Objectives: To assess the incidence and risk factors for hepatotoxicity associated with nevirapine.
Design: A prospective cohort study in a teaching and referral hospital involving all consecutive patients who were prescribed a nevirapine-containing antiretroviral regimen between September 1997 and May 2000.
Method: Cutaneous and hepatic adverse reactions and clinical hepatitis were assessed. Blood analysis including plasma HIV-1 RNA CD4 cell counts, liver chemistry tests, and serology for hepatitis B and C viruses. Hepatotoxicity was defined as an increase of at least threefold in serum alanine aminotransferase or aspartate aminotransferase levels compared with baseline values.
Results: Of a total of 610 patients, 82 (13.4%) were antiretroviral naive when commencing nevirapine, and 46.2 and 8.9% were coinfected with hepatitis C and B viruses, respectively. Median duration of exposure to nevirapine was 8.7 months (interquartile range 3.4--14.3). Hepatotoxicity developed in 76 (12.5%), an incidence of 13.1/100 person-years. Kaplan--Meier estimated incidence of hepatotoxicity at 3, 6 and 12 months was 3.7, 9.7 and 20.1%, respectively. In seven (1.1%) patients, hepatotoxicity was associated with clinical hepatitis, which was reversible upon discontinuation of therapy. Multivariate analysis identified the duration of prior exposure to antiretroviral drugs, hepatitis C virus, and higher baseline levels of alanine aminotransferase as independent risk factors for hepatotoxicity.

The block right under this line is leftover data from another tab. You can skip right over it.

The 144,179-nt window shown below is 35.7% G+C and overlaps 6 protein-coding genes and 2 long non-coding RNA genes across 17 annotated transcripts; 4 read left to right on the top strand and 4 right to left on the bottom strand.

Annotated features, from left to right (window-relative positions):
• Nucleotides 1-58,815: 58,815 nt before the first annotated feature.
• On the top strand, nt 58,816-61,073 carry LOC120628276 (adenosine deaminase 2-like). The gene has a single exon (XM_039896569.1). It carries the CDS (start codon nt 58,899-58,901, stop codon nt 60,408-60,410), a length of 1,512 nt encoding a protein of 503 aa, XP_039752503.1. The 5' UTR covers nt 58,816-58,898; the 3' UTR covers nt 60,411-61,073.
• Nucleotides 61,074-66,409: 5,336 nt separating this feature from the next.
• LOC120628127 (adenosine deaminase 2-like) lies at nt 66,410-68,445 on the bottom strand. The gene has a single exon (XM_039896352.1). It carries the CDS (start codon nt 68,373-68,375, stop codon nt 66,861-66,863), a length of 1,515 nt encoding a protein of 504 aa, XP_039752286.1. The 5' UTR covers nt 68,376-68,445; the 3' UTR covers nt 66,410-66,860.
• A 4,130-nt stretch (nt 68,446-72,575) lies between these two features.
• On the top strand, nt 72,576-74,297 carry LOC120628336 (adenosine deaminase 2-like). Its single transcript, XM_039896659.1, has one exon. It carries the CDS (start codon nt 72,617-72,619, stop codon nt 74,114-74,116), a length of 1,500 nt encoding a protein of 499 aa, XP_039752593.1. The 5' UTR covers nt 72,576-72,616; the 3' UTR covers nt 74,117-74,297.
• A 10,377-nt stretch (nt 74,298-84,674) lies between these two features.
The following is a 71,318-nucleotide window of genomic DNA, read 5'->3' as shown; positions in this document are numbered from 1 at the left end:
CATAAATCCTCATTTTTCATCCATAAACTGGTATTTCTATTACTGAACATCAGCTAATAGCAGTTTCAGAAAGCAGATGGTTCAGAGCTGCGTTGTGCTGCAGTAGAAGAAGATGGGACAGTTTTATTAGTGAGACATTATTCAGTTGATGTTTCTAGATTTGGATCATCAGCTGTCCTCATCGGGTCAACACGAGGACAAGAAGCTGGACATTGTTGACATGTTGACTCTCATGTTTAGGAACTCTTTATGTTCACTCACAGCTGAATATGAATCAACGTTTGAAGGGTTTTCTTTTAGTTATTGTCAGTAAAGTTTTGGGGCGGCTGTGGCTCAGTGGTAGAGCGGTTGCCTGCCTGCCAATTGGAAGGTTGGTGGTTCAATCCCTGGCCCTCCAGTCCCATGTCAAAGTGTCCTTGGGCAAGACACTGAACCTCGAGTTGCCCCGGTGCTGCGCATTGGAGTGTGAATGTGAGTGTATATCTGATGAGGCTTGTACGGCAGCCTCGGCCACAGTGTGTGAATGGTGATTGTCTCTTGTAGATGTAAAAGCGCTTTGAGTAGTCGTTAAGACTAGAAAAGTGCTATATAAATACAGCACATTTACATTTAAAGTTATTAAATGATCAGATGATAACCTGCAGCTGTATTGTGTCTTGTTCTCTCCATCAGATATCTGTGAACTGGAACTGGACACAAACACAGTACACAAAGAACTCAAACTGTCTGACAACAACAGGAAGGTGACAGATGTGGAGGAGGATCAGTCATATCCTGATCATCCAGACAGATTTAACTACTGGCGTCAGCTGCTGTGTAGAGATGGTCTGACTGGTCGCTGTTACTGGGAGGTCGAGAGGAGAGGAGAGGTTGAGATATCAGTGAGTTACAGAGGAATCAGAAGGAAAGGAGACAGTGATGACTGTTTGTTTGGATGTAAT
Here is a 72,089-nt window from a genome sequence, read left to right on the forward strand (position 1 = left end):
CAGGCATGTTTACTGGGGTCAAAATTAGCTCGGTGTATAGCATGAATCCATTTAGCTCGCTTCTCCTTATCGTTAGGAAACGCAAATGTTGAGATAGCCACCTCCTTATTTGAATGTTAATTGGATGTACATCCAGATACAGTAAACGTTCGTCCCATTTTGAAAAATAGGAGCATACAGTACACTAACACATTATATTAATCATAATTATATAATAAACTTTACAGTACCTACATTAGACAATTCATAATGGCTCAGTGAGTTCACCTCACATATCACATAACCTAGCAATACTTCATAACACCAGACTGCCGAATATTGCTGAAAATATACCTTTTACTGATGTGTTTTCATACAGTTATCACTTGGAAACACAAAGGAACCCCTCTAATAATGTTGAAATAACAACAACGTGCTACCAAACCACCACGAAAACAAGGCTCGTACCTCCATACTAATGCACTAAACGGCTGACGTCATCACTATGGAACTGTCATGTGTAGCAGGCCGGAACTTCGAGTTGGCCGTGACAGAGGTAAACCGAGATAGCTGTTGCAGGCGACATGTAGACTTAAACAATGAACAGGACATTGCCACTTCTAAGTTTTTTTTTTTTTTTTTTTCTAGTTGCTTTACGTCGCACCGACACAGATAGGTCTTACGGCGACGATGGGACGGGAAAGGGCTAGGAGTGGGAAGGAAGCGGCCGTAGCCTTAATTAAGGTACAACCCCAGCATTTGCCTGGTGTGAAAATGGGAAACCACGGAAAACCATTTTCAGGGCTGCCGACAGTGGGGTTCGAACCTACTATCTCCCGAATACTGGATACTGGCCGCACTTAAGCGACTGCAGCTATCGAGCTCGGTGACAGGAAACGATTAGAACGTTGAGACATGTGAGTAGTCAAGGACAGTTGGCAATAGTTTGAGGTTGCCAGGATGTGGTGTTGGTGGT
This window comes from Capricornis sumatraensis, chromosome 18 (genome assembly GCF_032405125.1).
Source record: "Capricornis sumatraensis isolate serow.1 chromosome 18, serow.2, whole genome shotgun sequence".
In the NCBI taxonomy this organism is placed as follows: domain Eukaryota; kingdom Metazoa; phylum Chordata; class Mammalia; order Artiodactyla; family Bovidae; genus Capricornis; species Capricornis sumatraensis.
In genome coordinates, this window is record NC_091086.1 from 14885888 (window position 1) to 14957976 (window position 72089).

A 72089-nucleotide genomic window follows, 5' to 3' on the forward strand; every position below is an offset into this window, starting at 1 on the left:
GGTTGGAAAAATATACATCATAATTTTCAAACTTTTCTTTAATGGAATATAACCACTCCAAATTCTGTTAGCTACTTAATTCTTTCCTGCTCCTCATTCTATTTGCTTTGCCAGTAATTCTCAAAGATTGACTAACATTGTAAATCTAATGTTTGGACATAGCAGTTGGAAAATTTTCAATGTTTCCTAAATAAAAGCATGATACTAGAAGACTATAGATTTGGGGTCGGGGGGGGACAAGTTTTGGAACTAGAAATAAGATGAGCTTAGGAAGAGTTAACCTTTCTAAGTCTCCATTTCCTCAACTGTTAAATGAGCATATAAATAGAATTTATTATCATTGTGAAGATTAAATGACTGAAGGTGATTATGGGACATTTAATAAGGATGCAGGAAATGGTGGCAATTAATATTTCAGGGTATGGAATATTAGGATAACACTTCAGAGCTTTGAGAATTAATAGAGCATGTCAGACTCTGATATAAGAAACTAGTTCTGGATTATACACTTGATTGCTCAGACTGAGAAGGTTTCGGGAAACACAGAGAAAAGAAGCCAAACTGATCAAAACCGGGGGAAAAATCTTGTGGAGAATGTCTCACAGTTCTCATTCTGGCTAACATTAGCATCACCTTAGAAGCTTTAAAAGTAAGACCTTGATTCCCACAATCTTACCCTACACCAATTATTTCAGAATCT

Conclusions: Hepatotoxicity but not clinical hepatitis was common in HIV-1-infected patients receiving nevirapine-containing regimens and the incidence steadily increased over time. Prolonged exposure to any antiretroviral therapy, coinfection with hepatitis C virus and abnormal baseline levels of alanine aminotransferase identified patients at a higher risk.